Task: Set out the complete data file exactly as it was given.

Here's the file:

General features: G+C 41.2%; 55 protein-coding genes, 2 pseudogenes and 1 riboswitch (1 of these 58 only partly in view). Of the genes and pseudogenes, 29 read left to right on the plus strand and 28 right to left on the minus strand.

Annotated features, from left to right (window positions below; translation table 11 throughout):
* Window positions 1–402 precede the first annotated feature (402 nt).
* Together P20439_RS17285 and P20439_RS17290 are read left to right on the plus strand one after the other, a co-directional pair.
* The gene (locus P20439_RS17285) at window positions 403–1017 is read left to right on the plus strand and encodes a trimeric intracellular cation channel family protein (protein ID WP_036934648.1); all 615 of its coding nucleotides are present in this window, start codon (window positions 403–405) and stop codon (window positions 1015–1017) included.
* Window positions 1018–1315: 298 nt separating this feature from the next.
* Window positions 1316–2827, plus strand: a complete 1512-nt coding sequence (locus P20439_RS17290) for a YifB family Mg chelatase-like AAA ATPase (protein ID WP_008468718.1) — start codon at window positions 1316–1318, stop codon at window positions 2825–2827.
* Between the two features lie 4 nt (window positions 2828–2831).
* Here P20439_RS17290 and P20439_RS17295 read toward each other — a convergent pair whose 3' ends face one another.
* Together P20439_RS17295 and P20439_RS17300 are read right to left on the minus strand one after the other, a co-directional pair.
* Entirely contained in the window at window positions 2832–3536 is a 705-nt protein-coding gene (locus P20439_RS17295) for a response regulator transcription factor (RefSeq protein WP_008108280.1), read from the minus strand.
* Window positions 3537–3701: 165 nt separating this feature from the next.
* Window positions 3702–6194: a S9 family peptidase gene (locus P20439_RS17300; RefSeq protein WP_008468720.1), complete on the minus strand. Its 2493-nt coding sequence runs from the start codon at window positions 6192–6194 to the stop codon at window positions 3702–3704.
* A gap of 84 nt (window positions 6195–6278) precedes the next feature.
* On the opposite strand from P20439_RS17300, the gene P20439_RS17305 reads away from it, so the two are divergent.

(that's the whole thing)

General features: G+C 41.2%; 55 protein-coding genes, 2 pseudogenes and 1 riboswitch (1 of these 58 only partly in view). Of the genes and pseudogenes, 29 read left to right on the plus strand and 28 right to left on the minus strand.

Annotated features, from left to right (window positions below; translation table 11 throughout):
* Window positions 1–402 precede the first annotated feature (402 nt).
* Together P20439_RS17285 and P20439_RS17290 are read left to right on the plus strand one after the other, a co-directional pair.
* The gene (locus P20439_RS17285) at window positions 403–1017 is read left to right on the plus strand and encodes a trimeric intracellular cation channel family protein (protein ID WP_036934648.1); all 615 of its coding nucleotides are present in this window, start codon (window positions 403–405) and stop codon (window positions 1015–1017) included.
* Window positions 1018–1315: 298 nt separating this feature from the next.
* Window positions 1316–2827, plus strand: a complete 1512-nt coding sequence (locus P20439_RS17290) for a YifB family Mg chelatase-like AAA ATPase (protein ID WP_008468718.1) — start codon at window positions 1316–1318, stop codon at window positions 2825–2827.
* Between the two features lie 4 nt (window positions 2828–2831).
* Here P20439_RS17290 and P20439_RS17295 read toward each other — a convergent pair whose 3' ends face one another.
* Together P20439_RS17295 and P20439_RS17300 are read right to left on the minus strand one after the other, a co-directional pair.
* Entirely contained in the window at window positions 2832–3536 is a 705-nt protein-coding gene (locus P20439_RS17295) for a response regulator transcription factor (RefSeq protein WP_008108280.1), read from the minus strand.
* Window positions 3537–3701: 165 nt separating this feature from the next.
* Window positions 3702–6194: a S9 family peptidase gene (locus P20439_RS17300; RefSeq protein WP_008468720.1), complete on the minus strand. Its 2493-nt coding sequence runs from the start codon at window positions 6192–6194 to the stop codon at window positions 3702–3704.
* A gap of 84 nt (window positions 6195–6278) precedes the next feature.
* On the opposite strand from P20439_RS17300, the gene P20439_RS17305 reads away from it, so the two are divergent.